A new eruptive fissure event opened at the northeastern base of Etna’s SE crater on November 27, 2022. The vent was first seen at around 17:00 UTC when persistent cloud coverage thinned.
The vent is located at an altitude of 2 800 m (9 200 feet) above sea level.
A small lava flow is slowly moving toward the Valle del Leone.1
The Aviation Color Code was raised from Green to Yellow at 18:48 UTC and to Orange at 21:44 UTC when Etna Volcano Observatory reported lava flow at summit craters.
There were no ash clouds reported.
Etna showed signs of increased unrest on November 15, 2022, forcing the Etna Volcano Observatory to raise the Aviation Color Code for the volcano from Green to Yellow. It was lowered back to Green at 10:20 UTC on November 16 after geophysical parameters returned to background levels.2
Mount Etna, towering above Catania, Sicily’s second-largest city, has one of the world’s longest documented records of historical volcanism, dating back to 1500 BCE.
Historical lava flows of basaltic composition cover much of the surface of this massive volcano, whose edifice is the highest and most voluminous in Italy.
The Mongibello stratovolcano, truncated by several small calderas, was constructed during the late Pleistocene and Holocene over an older shield volcano. The most prominent morphological feature of Etna is the Valle del Bove, a 5 x 10 km (5.1 x 6.2 miles) horseshoe-shaped caldera open to the east.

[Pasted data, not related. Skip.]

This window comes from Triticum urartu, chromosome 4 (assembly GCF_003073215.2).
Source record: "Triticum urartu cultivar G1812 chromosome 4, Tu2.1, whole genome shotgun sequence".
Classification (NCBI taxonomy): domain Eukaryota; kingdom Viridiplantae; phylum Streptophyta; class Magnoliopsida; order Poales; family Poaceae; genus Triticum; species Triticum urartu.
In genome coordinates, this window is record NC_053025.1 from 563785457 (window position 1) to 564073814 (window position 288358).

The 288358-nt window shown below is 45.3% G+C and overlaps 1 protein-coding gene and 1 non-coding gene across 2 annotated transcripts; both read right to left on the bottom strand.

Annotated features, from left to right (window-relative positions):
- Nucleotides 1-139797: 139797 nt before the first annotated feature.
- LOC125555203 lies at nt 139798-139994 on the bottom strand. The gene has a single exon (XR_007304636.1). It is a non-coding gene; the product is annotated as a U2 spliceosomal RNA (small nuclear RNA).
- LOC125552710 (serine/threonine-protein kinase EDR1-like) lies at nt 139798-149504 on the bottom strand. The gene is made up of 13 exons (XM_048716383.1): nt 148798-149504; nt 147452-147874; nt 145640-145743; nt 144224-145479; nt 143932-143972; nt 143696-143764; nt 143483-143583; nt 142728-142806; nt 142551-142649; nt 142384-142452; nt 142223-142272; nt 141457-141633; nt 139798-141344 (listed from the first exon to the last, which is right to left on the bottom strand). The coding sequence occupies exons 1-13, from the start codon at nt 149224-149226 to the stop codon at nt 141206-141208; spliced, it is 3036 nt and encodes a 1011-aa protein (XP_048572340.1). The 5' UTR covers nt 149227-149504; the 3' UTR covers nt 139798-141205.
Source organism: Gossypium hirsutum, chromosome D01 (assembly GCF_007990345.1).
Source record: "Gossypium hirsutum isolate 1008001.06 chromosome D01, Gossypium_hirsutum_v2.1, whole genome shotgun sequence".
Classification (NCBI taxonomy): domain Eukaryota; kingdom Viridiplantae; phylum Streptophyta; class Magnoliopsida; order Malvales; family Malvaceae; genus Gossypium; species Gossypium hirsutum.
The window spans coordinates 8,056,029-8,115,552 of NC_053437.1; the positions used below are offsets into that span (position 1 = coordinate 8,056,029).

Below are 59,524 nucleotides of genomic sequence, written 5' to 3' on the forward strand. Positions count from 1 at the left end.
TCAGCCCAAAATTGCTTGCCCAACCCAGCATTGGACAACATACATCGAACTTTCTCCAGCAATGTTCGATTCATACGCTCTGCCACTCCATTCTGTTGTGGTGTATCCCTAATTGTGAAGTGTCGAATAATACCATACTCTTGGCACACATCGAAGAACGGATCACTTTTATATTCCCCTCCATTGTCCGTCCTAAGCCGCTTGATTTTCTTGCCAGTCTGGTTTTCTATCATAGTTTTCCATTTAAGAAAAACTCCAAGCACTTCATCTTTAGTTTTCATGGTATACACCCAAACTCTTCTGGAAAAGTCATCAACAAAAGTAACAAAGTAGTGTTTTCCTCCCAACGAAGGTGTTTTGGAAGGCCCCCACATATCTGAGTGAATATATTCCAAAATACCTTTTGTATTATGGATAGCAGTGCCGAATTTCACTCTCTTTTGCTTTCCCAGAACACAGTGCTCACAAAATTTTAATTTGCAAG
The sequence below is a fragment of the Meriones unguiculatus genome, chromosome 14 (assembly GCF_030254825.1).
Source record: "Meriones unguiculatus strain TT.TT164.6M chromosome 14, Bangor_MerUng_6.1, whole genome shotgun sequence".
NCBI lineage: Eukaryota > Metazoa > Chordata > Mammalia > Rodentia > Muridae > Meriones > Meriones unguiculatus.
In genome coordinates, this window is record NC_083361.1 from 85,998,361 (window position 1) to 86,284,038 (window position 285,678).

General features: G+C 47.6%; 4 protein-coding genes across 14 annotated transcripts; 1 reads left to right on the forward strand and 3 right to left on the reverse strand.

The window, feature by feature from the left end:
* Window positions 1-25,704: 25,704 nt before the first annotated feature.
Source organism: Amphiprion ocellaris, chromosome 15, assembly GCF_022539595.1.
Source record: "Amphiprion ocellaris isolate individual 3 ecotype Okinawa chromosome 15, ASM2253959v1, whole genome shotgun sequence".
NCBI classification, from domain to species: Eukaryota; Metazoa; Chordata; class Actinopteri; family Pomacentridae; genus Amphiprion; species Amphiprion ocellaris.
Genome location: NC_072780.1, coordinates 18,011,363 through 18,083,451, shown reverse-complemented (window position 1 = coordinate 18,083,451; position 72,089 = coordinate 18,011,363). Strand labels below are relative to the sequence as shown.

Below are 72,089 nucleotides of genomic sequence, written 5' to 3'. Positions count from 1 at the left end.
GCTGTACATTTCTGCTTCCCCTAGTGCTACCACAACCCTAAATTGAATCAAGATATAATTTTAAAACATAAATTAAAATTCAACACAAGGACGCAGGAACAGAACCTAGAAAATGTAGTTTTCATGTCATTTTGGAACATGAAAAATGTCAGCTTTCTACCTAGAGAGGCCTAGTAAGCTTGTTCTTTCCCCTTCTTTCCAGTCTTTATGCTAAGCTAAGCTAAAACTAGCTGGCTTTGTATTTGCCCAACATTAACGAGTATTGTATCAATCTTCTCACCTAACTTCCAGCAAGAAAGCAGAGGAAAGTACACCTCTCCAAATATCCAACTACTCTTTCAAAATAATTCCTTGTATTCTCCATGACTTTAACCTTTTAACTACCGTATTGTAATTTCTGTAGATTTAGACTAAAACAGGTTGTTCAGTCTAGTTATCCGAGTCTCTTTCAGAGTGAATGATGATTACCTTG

Two styles of eruptive activity typically occur at Etna. Persistent explosive eruptions, sometimes with minor lava emissions, take place from one or more of the three prominent summit craters, the Central Crater, NE Crater, and SE Crater (the latter formed in 1978).
Flank vents, typically with higher effusion rates, are less frequently active and originate from fissures that open progressively downward from near the summit (usually accompanied by strombolian eruptions at the upper end).
Cinder cones are commonly constructed over the vents of lower-flank lava flows. Lava flows extend to the foot of the volcano on all sides and have reached the sea over a broad area on the SE flank.3
1 COMUNICATO ETNA – INGV – November 27, 2022
2 Etna showing signs of renewed unrest, Italy – The Watchers – November 16, 2022
3 Etna – Geological summary – GVP
Featured image credit: Etna Walk
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